Once, it was thought that electricity and magnetism were separate things. This changed forever when in the early 1800s a guy named Oersted noticed that a compass needle when placed near a piece of current carrying wire showed a deflection. Later, others like Ampere, Faraday and Maxwell would investigate the intimate relationship between current and magnetism. Here, the circuit has a battery and a tightly wound coil of copper wire, called a solenoid. From what I remember after reading Resnick-Halliday’s Fundamentals of Physics a year or so ago, the coil creates a magnetic field along its axis whenever a current passes through it, making the compass needle deflect along that direction. In short, we have just made our first electromagnet. Still don’t believe that the coil is now a magnet? Get a load of this:
We see our helpful iron filings again. Recognise the pattern formed here? Duh…! It is basically no different form the pattern due to a bar magnet. The strength of the electromagnet of course, depends on the strength of the current passing through it; and the north-south polarity depends on the direction of the current.
Now we see Mr. Solenoid again, with a compass below it and two ring magnets with opposite poles facing each other to the side. So what’s up with this decorative arrangement? Basically, in a crudest way possible, we have made a galvanometer – a device for measuring current. How? The solenoid creates a magnetic field along its axis. The ring magnets create another magnetic field along the left-right direction, perpendicular to the previous. The compass needle does a sort of compromise, and comes to rest in an intermediate position between both fields; leaning a bit more to the stronger of the two fields. Thus, if there were no current, the needle comes to rest in along the field of the Ring magnets, toward the 0 degree mark on the compass. For larger and larger currents, the needle comes to rest along the direction of the coil, toward the 90 degree mark. The deflection is a kind of measure of current. Crude, but effective.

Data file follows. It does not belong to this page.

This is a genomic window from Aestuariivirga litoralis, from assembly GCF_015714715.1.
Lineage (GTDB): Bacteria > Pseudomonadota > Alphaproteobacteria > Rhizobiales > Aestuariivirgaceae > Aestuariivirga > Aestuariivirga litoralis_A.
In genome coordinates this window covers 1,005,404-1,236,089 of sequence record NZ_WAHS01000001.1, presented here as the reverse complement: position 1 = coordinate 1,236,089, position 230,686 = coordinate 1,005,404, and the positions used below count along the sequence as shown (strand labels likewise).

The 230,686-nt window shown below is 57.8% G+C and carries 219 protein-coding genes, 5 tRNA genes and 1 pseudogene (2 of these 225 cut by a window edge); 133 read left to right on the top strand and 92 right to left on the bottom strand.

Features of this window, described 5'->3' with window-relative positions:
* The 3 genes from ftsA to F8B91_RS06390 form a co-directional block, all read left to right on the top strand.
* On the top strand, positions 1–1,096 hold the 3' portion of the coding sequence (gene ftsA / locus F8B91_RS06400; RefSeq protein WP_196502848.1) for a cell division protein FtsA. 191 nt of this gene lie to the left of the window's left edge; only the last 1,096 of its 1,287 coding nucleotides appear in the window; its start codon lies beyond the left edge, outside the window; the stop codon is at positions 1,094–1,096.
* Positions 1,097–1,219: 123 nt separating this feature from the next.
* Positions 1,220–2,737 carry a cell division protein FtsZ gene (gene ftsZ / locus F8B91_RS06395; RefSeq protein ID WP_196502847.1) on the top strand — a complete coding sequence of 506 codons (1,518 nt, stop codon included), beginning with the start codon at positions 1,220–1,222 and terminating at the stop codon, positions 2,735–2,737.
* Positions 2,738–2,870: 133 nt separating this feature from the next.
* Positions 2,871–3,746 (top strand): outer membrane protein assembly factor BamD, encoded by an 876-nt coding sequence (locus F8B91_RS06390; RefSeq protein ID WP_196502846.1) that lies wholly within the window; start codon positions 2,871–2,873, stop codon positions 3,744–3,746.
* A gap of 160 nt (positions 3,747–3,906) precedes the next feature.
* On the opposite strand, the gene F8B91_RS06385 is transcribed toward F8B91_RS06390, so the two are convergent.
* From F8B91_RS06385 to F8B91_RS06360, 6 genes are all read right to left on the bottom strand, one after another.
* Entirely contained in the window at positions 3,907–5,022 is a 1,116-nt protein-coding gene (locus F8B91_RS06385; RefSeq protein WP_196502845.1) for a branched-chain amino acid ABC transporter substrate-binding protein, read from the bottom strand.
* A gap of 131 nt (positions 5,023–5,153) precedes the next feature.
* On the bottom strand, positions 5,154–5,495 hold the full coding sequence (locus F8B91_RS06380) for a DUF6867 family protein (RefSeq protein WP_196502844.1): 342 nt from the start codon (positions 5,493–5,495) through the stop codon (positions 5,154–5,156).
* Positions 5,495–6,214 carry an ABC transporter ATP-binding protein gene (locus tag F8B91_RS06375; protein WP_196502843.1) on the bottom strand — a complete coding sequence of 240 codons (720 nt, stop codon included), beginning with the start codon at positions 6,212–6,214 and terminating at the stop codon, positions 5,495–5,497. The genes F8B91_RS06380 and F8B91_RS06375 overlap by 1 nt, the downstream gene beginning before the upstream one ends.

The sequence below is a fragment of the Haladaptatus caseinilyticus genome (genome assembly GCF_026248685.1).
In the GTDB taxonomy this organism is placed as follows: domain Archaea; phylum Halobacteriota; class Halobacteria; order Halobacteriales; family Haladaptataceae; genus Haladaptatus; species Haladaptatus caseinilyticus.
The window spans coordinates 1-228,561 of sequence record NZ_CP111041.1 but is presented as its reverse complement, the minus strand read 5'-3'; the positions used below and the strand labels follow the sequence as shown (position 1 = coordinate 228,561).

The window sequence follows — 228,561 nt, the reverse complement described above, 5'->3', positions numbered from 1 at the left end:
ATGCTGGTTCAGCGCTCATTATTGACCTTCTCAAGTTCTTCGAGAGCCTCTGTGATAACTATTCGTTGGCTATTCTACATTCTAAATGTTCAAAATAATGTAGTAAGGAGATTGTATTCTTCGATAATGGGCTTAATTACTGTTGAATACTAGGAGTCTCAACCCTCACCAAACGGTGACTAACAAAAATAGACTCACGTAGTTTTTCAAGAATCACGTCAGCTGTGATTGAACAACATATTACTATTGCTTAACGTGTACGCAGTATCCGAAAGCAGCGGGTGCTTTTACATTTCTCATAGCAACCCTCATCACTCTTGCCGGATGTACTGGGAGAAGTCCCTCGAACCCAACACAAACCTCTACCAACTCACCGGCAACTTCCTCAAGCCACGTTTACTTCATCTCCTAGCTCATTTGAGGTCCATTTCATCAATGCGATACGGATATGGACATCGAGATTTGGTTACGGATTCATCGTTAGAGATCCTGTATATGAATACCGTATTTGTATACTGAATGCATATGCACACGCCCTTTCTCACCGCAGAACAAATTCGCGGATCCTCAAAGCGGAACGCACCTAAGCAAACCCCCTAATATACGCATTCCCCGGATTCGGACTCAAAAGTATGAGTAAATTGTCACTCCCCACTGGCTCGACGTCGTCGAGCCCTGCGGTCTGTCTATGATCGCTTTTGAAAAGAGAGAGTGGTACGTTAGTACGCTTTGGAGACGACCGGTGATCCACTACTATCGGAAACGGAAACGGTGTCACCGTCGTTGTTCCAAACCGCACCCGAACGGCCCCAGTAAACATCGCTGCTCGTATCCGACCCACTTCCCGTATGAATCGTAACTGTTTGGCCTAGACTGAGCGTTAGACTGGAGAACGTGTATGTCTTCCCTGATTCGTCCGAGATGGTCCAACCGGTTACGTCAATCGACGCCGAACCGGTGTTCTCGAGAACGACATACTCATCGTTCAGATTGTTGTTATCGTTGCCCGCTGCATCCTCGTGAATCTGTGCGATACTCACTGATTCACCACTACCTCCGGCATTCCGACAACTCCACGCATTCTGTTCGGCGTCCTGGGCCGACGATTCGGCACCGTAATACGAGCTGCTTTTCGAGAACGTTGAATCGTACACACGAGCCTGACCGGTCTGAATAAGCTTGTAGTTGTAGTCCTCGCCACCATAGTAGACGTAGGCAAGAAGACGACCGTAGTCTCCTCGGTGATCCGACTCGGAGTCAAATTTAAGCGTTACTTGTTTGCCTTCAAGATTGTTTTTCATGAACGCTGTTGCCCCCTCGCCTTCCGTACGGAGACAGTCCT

Combining all the concepts above, we could make a DC motor, a device for converting electricity into action. Here, we have something similar to the solenoid (here it is called an armature) that is able to move round an axis; which is surrounded by a magnetic field. When there is a current in the armature, it becomes an elecromagnet and comes to rest along the field caused by the surrounding magnets. The trick here is to reverse the direction of current when this happens (to interchange the magnet’s polarity), so that the poor armature is forced to move further to come to rest in the opposite direction, only to find that the current has been reversed yet again when it had achieved this…and so on….the armature keeps moving till the current runs out. Of course, there is no big deal in changing the whole thing to a DC generator – just remove the battery to a galvanometer or some device which requires electricity; and spin the armature manually…the galvanometer shows the deflection.
Did I ever tell you that…electromagnetism rocks?
Thats it for now. All my thanks are to Skypoint, the place where I bought my first telescope and regained…my lost childhood. If you ever happen to visit Coimbatore, try to pay the place a visit. ( address/phone no?) It is not everyday that you come across a shop dedicated to science.